Leander was my favorite of all the characters. He’s funny and wise, and mostly always does the right thing. I wish Jamie and Charlotte had gone to him for help sooner.
The ending of this book, like the last one, was pretty wild. I seem to have the same issue as the last one though. We don’t get anything from Jamie’s point of view after all the drama goes down and I don’t like that. So much of what happens involves him and people he cares about, but we don’t get to see any of what he’s thinking about it all in the aftermath, which bugs me.
Overall, this was another mystery that I really enjoyed. I like that Charlotte and Jamie are so flawed. They’re realistic characters with hard, real-life issues. I liked all of their friends and family. This series is complex and dark. One that I definitely recommend.
Keep on reading lovelies, Amanda.
Watson and Holmes: A match made in disaster.
Jamie Watson and Charlotte Holmes are looking for a winter-break reprieve after a fall semester that almost got them killed. But Charlotte isn’t the only Holmes with secrets, and the mood at her family’s Sussex estate is palpably tense. On top of everything else, Holmes and Watson could be becoming more than friends—but still, the darkness in Charlotte’s past is a wall between them.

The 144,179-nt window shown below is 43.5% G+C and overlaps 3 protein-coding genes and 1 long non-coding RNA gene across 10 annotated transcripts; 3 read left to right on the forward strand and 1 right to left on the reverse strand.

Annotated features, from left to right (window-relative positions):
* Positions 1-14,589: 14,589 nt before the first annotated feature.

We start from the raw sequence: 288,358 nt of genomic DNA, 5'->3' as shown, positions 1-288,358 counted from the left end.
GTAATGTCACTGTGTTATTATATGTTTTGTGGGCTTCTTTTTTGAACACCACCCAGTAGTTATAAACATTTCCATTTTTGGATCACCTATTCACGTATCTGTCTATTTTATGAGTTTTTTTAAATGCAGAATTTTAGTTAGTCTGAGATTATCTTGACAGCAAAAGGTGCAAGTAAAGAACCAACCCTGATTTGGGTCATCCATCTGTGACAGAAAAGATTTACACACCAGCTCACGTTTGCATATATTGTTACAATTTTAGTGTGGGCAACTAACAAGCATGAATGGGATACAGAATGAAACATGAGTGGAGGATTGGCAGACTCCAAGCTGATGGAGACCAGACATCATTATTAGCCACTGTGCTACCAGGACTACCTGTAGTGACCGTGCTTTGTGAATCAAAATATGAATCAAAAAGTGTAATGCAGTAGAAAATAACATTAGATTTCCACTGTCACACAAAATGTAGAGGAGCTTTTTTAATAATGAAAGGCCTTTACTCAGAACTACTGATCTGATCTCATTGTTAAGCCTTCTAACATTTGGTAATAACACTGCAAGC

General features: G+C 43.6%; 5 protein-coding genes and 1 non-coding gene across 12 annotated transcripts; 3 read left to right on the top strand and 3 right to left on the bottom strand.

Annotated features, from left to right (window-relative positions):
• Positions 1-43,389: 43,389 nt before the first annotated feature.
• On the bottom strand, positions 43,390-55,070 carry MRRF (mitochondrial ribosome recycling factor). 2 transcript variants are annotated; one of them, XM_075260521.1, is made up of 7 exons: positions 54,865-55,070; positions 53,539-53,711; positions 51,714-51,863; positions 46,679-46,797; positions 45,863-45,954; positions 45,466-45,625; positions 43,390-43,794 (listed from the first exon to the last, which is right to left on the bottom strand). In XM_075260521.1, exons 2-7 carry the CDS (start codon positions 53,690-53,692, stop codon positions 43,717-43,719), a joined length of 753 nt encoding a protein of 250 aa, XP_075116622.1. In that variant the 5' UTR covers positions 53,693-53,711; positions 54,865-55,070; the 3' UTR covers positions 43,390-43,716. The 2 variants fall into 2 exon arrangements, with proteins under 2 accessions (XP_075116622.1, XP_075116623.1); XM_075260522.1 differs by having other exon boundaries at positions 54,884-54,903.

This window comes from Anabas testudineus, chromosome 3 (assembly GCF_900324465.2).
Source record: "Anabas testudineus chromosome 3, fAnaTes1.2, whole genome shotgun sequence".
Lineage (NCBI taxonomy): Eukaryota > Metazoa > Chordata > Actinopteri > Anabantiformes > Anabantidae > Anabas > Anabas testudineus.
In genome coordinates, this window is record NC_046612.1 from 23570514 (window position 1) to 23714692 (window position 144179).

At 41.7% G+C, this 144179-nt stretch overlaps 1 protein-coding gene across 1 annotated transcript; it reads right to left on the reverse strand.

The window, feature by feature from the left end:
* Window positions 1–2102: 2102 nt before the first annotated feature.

A distraction arises soon enough because Charlotte’s beloved uncle Leander goes missing from the estate—after being oddly private about his latest assignment in a German art forgery ring. The game is afoot once again, and Charlotte is single-minded in her pursuit.
Their first stop? Berlin. Their first contact? August Moriarty (formerly Charlotte’s obsession, currently believed by most to be dead), whose powerful family has been ripping off famous paintings for the last hundred years. But as they follow the gritty underground scene in Berlin to glittering art houses in Prague, Holmes and Watson begin to realize that this is a much more complicated case than a disappearance. Much more dangerous, too.
What they learn might change everything they know about their families, themselves, and each other.
I am officially obsessed with this series. I don’t know why I waited so long to pick it up. I think part of me was worried it wasn’t going to live up to the hype, but it absolutely does. The Last August was just as good as the first book in the series.
I love Charlotte Holmes. She’s flawed and so utterly human. But she’s also highly trained and is always thinking about a hundred steps ahead. I love the way her mind works and I wish we got more chapters from her point of view. She is really just a fascinating character.
Then there’s Jamie, sweet, dear Jamie. I just adore him. He’s always got something to prove. That he doesn’t need Charlotte’s training or affection. That he’s better than August. I enjoyed seeing his relationship with his dad get better over the course of the book. He finds himself in need of advice regarding the quirks of the Holmes family member, which I thought was an interesting way for them to bond.